CHATHAM – In 1964, the town went through a complex series of steps in order to transfer a portion of what was then airport property to the town's VFW. A portion of the land now occupied by the Brown-James-Buck Post on George Ryder Road remains under Chatham Municipal Airport ownership, but lacks a lease.
That is a violation of the airport's federal obligations, according to a 2015 Federal Aviation Administration land use inspection report. Two other areas of the airport property with long-time non-airport uses are also in violation of the obligations, including a two-acre area on the airport's south side used for storage of fishing gear and a half-acre parcel along George Ryder Road where a shellfish workshop and kennel are located.
The airport commission is working on a corrective action plan to address the issues raised in the 2015 report, and recently examined a real estate appraisal report commissioned to determine the fair market rent for three non-compliant parcels.
Like the mandate that the airport allow skydiving – an issue currently being battled out in court – the land use requirements are contained in federal grant obligations the town has received for the facility. Since 1982, the airport has benefited from more than $6 million in federal airport improvement grants, according to the report.
Non-aviation uses of airport land, fee and rental structures were examined in the 2015 report. Under the federal requirements, the airport should have leases for each of the three areas, and should be collecting rent that must be used for airport expenses only.
The real estate appraisal report by the Appraisal Company of Cape Cod compared the non-aviation land uses with similar properties but cautioned that zoning and other restrictions make the parcels “extremely unmarketable,” thus the market values are significantly lower than commercial or other property in the area.
For the .57 acre municipal area, where a 940-square-foot building is located for use by the animal control officer as a kennel and as storage by the shellfish and harbormaster departments, no lease was in place. The land also holds a sewer pumping station. According to the May 26 real estate appraisal, fair market rent is $4,800 per year.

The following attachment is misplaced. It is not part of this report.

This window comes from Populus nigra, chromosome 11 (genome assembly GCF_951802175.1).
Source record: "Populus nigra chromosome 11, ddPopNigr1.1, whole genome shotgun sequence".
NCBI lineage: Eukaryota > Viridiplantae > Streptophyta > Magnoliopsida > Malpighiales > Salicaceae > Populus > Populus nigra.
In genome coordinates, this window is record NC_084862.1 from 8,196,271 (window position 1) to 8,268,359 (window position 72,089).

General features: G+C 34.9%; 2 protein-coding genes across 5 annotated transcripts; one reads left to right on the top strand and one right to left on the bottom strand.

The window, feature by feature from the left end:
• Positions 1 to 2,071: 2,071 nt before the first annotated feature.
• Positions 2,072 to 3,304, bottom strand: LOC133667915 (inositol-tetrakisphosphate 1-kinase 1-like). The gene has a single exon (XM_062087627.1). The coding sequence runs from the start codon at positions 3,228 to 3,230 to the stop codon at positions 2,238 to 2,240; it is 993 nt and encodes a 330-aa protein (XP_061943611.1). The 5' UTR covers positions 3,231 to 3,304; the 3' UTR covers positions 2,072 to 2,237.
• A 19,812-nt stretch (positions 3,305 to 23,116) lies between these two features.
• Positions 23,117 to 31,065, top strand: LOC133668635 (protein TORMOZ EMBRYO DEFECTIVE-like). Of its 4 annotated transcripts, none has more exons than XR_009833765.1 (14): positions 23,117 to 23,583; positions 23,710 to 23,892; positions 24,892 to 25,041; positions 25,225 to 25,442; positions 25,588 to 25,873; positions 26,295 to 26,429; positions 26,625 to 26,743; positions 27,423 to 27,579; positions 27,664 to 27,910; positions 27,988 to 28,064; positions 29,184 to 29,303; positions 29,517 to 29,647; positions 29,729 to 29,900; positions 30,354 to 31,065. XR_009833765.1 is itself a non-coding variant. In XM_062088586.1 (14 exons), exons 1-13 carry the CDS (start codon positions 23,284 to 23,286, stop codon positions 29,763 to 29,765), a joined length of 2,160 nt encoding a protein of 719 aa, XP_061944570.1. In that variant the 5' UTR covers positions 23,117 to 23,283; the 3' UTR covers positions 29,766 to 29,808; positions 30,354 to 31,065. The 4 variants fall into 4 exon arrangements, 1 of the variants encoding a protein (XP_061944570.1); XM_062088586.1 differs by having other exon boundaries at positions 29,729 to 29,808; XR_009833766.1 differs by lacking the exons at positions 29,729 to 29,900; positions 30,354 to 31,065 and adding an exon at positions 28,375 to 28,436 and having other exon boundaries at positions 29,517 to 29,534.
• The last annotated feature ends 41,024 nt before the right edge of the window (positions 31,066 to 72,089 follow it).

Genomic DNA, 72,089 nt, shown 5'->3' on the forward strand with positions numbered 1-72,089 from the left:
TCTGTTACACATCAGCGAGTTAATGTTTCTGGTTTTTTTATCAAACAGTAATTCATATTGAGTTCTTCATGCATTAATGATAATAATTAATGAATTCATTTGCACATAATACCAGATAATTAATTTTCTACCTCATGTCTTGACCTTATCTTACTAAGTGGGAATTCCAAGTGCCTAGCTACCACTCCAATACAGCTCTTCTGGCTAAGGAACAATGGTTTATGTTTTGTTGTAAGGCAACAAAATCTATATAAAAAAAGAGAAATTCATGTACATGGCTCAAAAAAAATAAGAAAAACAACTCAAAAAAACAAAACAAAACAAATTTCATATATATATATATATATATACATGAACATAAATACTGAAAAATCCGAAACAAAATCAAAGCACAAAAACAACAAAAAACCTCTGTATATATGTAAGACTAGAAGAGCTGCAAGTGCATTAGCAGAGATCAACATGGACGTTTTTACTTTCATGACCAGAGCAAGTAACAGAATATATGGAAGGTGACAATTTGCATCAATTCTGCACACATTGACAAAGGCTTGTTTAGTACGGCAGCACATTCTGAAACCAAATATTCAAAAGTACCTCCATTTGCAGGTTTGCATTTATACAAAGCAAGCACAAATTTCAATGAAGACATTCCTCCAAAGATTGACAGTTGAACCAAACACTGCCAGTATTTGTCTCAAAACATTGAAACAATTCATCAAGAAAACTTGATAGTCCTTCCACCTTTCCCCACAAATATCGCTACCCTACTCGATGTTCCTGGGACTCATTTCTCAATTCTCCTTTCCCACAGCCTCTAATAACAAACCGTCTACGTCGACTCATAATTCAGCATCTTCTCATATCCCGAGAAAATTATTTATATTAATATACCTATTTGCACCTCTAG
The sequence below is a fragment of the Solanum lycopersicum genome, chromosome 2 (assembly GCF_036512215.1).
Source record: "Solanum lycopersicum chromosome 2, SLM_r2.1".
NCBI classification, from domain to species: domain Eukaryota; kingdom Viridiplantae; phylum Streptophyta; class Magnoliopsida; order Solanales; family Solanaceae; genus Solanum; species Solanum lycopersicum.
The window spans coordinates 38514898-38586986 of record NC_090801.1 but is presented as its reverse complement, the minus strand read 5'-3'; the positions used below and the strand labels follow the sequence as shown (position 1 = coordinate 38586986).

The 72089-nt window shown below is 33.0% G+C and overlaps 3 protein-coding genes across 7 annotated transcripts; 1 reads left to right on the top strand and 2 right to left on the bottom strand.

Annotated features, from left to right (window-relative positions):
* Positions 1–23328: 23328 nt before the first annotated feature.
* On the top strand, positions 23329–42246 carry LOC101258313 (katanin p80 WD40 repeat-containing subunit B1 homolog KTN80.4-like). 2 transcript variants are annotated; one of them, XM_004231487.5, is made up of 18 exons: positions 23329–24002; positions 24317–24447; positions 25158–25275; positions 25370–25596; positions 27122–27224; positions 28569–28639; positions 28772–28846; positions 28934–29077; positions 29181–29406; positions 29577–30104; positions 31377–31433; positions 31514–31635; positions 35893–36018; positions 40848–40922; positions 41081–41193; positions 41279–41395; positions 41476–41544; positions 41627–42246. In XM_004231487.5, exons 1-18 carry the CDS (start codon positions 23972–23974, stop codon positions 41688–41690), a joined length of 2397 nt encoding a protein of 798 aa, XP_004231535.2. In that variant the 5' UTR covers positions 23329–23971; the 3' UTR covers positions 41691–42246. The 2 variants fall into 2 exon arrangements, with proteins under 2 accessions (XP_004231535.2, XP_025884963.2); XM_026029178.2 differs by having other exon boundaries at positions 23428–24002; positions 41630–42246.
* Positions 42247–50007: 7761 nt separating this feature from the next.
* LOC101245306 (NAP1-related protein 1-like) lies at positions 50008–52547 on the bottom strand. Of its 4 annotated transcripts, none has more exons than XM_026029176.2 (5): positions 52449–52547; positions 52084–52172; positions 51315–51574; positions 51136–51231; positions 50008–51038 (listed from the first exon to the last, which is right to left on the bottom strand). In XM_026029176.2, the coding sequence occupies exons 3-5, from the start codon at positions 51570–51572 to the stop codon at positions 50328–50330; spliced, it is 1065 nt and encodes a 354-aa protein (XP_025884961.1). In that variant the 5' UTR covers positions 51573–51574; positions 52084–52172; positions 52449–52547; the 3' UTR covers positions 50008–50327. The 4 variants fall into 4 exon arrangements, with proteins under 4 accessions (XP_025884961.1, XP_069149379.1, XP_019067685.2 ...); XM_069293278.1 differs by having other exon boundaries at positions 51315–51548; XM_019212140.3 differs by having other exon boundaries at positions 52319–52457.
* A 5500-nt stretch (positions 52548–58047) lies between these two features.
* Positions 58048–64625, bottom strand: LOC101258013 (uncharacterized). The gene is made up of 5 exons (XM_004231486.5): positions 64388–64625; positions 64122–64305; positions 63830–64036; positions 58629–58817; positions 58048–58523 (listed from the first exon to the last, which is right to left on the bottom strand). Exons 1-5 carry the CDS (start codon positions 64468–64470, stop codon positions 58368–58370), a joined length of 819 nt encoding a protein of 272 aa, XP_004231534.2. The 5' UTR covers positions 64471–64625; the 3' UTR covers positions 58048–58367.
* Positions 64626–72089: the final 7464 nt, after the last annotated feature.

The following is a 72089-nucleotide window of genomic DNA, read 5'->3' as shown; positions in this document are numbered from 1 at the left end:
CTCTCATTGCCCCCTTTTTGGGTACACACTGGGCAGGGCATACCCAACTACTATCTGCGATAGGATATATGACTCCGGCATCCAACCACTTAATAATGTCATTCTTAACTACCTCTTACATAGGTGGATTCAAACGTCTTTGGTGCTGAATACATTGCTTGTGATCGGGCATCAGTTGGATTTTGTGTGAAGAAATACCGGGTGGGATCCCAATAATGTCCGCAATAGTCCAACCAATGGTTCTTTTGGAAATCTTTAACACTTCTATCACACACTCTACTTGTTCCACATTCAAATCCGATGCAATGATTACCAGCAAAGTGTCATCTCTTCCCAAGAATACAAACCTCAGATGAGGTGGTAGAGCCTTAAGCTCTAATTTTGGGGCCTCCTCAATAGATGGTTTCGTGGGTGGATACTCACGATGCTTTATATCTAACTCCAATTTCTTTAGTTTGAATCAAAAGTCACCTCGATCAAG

Principal Projects and Operations Director Terry Whalen said officials plans to ask the FAA that the cost of connecting the airport facility to the town's sewer system, as well as ongoing annual sewer fees, be credited toward the rent for that parcel. The town has already appropriated $50,000 for the airport sewer connection, he told the airport commission June 5. Annual sewer fees have yet to be calculated, he added.
A 2.12 area of vacant land at the southwest end of the airport property is classified as recreational, and the appraisal sets its fair market rent at $5,500. A .799 acre portion of that parcel is used by the VFW as a ballfield and playground area. A five-year lease was in place beginning in 1989, calling for a $200 per year payment, but that lease has since expired. Because the VFW is a nonprofit organization, the town may ask the FAA to waive the rental payment requirement for that parcel, Whalen said.
In 2015 the airport commission voted to file a formal release for the recreational land with the FAA to change its use classification to non-aeronautical. Draft releases, which declare that the property will not be needed for airport use, are being prepared.
The 2.07-acre area accessed off Wilfred Road has been used as a storage area for fishing gear by members of the town's commercial fishing fleet for years. Permits are issued by the harbormaster, and each fisherman pays $600 annually for each 5,000-square-foot lot. Ten permits were issued last year, nine this year.
Previously $100 of the permit fee was put in the airport's dedicated fund and the remaining $500 went to the harbormaster's budget. From now on all $600 will go to the airport, and the town appropriated $3,600 this year to the airport fund to cover permit fees going back six years. The town is also requesting that the FAA consider work by town staff cleaning up the area as in-kind payment toward the back rent.
The fair market rent for that land was set at $5,400, which is “right on target” for the current rent being paid, Whalen said.
Officials hope to be able to submit draft releases and other information on land use compliance efforts to the FAA by mid July, Whelan said.